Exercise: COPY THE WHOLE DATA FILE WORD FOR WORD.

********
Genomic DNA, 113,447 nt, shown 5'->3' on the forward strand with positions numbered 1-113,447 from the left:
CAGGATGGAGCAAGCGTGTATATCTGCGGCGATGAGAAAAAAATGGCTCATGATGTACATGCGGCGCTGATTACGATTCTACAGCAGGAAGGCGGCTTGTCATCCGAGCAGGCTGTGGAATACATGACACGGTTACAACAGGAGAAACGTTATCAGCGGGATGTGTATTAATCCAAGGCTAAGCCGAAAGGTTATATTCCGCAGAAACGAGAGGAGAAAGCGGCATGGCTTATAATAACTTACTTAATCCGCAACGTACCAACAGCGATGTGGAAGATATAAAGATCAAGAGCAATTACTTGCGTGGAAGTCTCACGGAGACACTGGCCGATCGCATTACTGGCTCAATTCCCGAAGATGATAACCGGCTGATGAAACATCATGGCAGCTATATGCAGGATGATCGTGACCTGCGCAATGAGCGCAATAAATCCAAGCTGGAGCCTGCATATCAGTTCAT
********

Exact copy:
Genomic DNA, 113,447 nt, shown 5'->3' on the forward strand with positions numbered 1-113,447 from the left:
CAGGATGGAGCAAGCGTGTATATCTGCGGCGATGAGAAAAAAATGGCTCATGATGTACATGCGGCGCTGATTACGATTCTACAGCAGGAAGGCGGCTTGTCATCCGAGCAGGCTGTGGAATACATGACACGGTTACAACAGGAGAAACGTTATCAGCGGGATGTGTATTAATCCAAGGCTAAGCCGAAAGGTTATATTCCGCAGAAACGAGAGGAGAAAGCGGCATGGCTTATAATAACTTACTTAATCCGCAACGTACCAACAGCGATGTGGAAGATATAAAGATCAAGAGCAATTACTTGCGTGGAAGTCTCACGGAGACACTGGCCGATCGCATTACTGGCTCAATTCCCGAAGATGATAACCGGCTGATGAAACATCATGGCAGCTATATGCAGGATGATCGTGACCTGCGCAATGAGCGCAATAAATCCAAGCTGGAGCCTGCATATCAGTTCAT